What would it take for you to become fully invested in the outcome of your labor? If “they” paid you a greater sum of money, would that entice you to work harder and/or care more? If “they” truly understood and valued all that you bring to the table, providing you with recognition for your hard work, would that do it for you? If “they” would just give you a promotion, you’d be a more engaged and dedicated worker, right?
To be honest, I’m not sure who “they” are, and I’m not at all sure that whatever is going on between you and them is their fault. If you have a job, and you are getting paid to do that job, then part of your deal is to be engaged in and do your job.
The big buzz word in American business these days is “employee disengagement.” What exactly does the term mean? Employees who are disengaged, are physically at work, but from a commitment and connectivity point of view, they are not present.
And maybe you think that disengaged workers are not such a big deal, but, when you look at the numbers, the problems start mounting quickly. PeopleMetrics’ Employee Engagement Research found that 12% of all employees are actively disengaged at work. An Aon Hewitt survey lists employee engagement as one of the three biggest issues for business leaders coming out of the recession. A MetLife research report said that 1 out of 3 workers plan to be working elsewhere within the next year. Disengaged workers, from a lost productivity perspective alone, is costing US employers $300 billion.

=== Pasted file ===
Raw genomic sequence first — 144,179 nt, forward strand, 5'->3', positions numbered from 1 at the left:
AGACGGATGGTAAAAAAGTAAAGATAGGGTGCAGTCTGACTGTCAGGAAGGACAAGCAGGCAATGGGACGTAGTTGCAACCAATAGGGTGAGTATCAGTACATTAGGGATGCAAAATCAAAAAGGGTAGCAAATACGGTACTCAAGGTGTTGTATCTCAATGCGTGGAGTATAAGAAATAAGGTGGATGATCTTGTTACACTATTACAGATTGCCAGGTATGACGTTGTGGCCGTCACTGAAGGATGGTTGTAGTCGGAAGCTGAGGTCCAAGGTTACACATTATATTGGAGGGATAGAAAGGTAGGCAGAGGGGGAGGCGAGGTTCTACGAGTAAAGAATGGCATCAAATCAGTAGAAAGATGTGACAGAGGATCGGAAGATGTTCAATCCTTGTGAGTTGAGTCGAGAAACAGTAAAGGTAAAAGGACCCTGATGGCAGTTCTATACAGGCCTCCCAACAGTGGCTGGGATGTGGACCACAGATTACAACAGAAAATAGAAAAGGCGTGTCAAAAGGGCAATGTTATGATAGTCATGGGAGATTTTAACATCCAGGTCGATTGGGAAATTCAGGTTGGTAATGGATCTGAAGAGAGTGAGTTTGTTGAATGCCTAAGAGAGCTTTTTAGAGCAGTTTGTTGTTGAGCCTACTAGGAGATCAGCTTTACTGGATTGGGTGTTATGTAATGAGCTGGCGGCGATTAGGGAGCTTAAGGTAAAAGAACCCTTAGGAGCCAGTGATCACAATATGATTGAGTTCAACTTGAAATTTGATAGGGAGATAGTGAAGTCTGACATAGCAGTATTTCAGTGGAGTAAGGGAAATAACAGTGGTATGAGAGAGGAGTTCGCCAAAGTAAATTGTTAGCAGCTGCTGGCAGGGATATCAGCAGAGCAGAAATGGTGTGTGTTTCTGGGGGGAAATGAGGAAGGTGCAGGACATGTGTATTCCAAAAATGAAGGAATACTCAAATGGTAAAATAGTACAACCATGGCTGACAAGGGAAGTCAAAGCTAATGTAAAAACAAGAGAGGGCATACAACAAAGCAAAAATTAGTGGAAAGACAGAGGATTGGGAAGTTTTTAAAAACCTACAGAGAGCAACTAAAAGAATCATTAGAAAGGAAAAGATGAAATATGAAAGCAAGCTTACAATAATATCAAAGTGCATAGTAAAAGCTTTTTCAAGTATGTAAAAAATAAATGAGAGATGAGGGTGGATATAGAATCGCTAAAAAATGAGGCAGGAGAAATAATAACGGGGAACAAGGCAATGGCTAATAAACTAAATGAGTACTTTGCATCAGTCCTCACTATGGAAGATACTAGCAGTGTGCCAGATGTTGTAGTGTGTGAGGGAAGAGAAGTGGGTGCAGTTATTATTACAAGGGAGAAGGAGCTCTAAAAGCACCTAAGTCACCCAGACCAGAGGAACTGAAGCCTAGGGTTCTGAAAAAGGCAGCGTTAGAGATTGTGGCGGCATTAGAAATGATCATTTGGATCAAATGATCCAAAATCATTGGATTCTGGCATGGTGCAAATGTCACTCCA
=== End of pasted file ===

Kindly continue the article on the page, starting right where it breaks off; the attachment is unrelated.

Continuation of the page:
Hey, if employees aren’t interested in their jobs and they’re planning to leave anyway, then just let them go, right? Not so fast. Employee disengagement is a symptom of some deeper problems. How do you know if you have an employee disengagement issue? Telltale signs, such as high turnover, absenteeism, chronic complaining, the blame game, a lack of learning are elaborated upon in Stephen Gill’s The Performance Improvement Blog.
There is shared responsibility for employee disengagement. The organization’s part of the deal is to provide meaningful work to employees. So what can you do to increase the engagement of your disengaged workers? How can you strengthen employees’ commitment to their jobs and the organization and become more connected to those with whom they work? It boils down to finding ways to ensure employees know they are making a difference and that they have opportunities to advance. In other words, people want to feel fulfillment in their lives, both personally and professionally.
If you have disengaged workers in your company, you need to be on a mission to help employees see that their good work impacts others. And you need to identify advancement opportunities – not necessarily in the traditional sense of promotions. Think learning. Think growth. Think skill development. Search out and create opportunities for employees to learn, grow, and develop their skills.
And you may want to consider looking into Certified Dream Manager work. It truly helps turn disengaged workers into engaged human beings.